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What legal requirements are there for recognition of an award? Must reasons be given for the award? Does the award need to be reviewed by any other body?
An arbitral award in writing rendered and signed by an arbitral tribunal will be recognised by the Danish courts. An award need not be reviewed by any other body according to Danish law. Further, according to the Danish Arbitration Act any arbitral award rendered by an arbitral tribunal must be reasoned, unless otherwise agreed by the parties.
Timeframe for delivery
Are there any time limits on delivery of the award?
No. Arbitral tribunals will generally seek to move the case forward. An arbitral tribunal can terminate arbitration proceedings if it considers continuation to be unnecessary or impossible.
Does the law impose limits on the available remedies? Are some remedies not enforceable by the court?
Danish law does not restrict private parties from agreeing on certain remedies.
Generally, there are no limits to the agreed remedies that an arbitral tribunal will accept; however, the parties must bear in mind that the tribunal's competence encompasses only the matter covered by the arbitration agreement. This implies that the tribunal cannot impose injunctions on third parties.
As for damages and compensation claims, the tribunal's remedies must be authorised by the applicable law. Some remedies authorised by foreign law may be considered contrary to Danish public policy.
What interim measures are available? Will local courts issue interim measures pending constitution of the tribunal?
It follows from the Arbitration Act that the ordinary courts may commence interim measures even though the parties have agreed to arbitration. This could be a preliminary injunction prohibiting one of the parties to the arbitration agreement from performing certain actions.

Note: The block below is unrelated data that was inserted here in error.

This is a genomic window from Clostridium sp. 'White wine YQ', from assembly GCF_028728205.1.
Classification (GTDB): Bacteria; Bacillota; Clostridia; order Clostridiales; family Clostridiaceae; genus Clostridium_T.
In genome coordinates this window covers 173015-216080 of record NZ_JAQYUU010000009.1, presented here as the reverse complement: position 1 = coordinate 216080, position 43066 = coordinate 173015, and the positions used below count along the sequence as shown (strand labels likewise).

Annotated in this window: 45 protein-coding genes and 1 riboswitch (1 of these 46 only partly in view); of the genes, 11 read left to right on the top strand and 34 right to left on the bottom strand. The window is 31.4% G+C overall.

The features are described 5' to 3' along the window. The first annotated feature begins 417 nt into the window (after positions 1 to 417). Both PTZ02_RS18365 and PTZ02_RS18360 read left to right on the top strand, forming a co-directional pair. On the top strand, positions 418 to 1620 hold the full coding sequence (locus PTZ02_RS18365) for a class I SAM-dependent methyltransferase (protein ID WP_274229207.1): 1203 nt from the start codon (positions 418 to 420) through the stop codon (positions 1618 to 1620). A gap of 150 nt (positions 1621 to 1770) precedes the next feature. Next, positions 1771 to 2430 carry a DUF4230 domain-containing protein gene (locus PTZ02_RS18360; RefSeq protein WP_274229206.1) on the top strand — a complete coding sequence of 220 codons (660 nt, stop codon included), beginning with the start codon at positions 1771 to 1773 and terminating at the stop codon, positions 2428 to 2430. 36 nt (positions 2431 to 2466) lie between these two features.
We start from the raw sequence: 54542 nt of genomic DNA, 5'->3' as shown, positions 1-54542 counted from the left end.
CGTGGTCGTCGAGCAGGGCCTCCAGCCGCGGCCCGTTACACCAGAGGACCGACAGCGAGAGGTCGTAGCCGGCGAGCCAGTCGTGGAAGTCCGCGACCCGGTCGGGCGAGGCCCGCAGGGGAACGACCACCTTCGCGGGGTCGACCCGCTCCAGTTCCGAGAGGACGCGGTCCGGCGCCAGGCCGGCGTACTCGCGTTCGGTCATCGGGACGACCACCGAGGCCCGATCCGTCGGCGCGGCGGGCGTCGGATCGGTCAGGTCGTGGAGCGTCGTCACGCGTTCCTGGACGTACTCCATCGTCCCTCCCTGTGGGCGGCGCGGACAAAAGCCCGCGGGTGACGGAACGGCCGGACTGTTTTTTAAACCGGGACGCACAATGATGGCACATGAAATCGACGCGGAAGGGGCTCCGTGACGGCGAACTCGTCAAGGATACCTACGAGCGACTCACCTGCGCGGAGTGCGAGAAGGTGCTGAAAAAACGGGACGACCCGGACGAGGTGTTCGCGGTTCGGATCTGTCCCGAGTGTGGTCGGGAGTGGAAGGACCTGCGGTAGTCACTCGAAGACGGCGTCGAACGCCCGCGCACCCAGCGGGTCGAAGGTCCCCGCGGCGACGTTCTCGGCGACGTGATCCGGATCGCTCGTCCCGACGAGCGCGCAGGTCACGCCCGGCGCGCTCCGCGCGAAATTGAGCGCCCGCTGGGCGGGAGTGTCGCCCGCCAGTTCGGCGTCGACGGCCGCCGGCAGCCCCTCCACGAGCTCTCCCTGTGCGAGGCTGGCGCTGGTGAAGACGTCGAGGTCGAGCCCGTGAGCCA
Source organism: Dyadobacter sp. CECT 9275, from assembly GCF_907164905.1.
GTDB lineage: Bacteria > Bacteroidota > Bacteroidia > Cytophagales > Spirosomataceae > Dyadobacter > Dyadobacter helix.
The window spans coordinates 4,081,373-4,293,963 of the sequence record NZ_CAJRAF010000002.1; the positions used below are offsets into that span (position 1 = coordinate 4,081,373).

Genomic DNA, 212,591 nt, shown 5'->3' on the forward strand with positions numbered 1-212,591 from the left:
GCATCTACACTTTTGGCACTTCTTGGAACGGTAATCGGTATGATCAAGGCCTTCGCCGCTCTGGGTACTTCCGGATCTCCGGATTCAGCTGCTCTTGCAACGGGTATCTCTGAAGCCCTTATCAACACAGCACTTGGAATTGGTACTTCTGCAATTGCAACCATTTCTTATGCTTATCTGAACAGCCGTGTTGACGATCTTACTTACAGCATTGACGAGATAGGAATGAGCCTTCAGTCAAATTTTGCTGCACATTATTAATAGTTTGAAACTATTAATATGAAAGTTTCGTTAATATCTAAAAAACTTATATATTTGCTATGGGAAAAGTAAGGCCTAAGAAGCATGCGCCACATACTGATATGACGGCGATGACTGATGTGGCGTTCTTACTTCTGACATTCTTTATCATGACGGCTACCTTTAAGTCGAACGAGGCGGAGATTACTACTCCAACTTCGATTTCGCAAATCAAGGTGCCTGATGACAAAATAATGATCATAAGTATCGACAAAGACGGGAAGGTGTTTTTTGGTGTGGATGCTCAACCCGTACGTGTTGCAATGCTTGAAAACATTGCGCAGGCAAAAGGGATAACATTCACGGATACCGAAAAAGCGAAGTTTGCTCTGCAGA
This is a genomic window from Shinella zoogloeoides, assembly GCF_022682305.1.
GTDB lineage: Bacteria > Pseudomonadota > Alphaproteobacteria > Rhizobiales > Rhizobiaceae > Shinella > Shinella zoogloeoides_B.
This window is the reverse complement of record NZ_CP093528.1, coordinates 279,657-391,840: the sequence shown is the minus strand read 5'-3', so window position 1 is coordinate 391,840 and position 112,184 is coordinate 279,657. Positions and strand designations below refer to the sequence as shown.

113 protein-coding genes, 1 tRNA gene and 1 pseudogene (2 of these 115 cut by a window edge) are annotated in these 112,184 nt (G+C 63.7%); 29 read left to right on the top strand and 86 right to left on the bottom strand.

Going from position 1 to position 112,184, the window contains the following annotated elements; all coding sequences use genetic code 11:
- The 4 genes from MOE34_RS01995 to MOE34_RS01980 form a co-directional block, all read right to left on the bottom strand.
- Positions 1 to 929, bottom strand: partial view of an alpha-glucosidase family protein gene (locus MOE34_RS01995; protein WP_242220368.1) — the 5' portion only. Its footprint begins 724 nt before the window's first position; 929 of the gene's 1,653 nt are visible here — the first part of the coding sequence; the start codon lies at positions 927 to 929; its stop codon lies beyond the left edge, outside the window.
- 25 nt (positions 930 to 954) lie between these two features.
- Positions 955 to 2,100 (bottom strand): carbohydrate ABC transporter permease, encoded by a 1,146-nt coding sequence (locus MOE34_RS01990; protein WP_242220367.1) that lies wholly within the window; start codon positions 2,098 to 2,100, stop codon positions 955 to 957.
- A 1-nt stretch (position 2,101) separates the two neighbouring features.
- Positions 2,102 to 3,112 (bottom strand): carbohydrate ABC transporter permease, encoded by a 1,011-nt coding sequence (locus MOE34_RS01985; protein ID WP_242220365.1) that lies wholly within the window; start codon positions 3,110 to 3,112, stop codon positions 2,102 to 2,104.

Can interest be awarded?
At what rate?
At the applicable rate according to the Danish law on interest (currently around 8% per year).
Is the award final and binding?
What if there are any mistakes?
The Arbitration Act authorises the setting aside of arbitral awards for reasons aligned with Article 34 of the UNCITRAL Model Law and the reasons for refusing to enforce an award pursuant to Article V of the New York Convention. The Supreme Court has recently confirmed the position on the setting aside of arbitral awards in the Taewoong case, where the court confirmed that arbitral awards can be set aside only under extraordinary circumstances in obvious violation of public order and that those circumstances are exhaustively listed in the Arbitration Act. Notably, this is the first Supreme Court judgment on the setting aside of an arbitral award since 2009.
Can the parties exclude by agreement any right of appeal or other recourse that the law of your jurisdiction may provide?
Arbitral awards are final and cannot be appealed. The ordinary courts’ authority to set aside arbitral awards according to Section 37 of the Arbitration Act cannot be waived.
What is the procedure for challenging awards?
A suit to set aside a final award must be filed within three months of issuance of the award.
On what grounds can parties appeal an award?
What steps can be taken to enforce the award if there is a failure to comply?
The ordinary courts will assist as if the arbitral award were a judgment.
Can awards be enforced in local courts?
How enforceable is the award internationally?
This depends on the law of the state in which the party seeks to enforce the Danish award. An arbitral award rendered by an arbitral tribunal seated in Denmark will generally be considered enforceable in all states which have adopted the New York Convention.
To what extent might a state or state entity successfully raise a defence of state or sovereign immunity at the enforcement stage?
Under Danish law, states and state entities may enter into arbitration agreements; as such, according to the Arbitration Act, they are bound by any final arbitral award. However, the legal authority to enter into an arbitration agreement may be regulated by the law of another state (eg, the law of the domicile of the party in question) instead of Danish law.
Are there any other bases on which an award may be challenged, and if so, by what?
See Section 37 of the Arbitration Act which implements Article 34 of the UNCITRAL Model Law.
How enforceable are foreign arbitral awards in your jurisdiction?
Arbitral awards are generally upheld by Danish courts. There are few cases in which a party has successfully challenged an arbitral award.
Will an award that has been set aside by the courts in the seat of arbitration be enforced in your jurisdiction?
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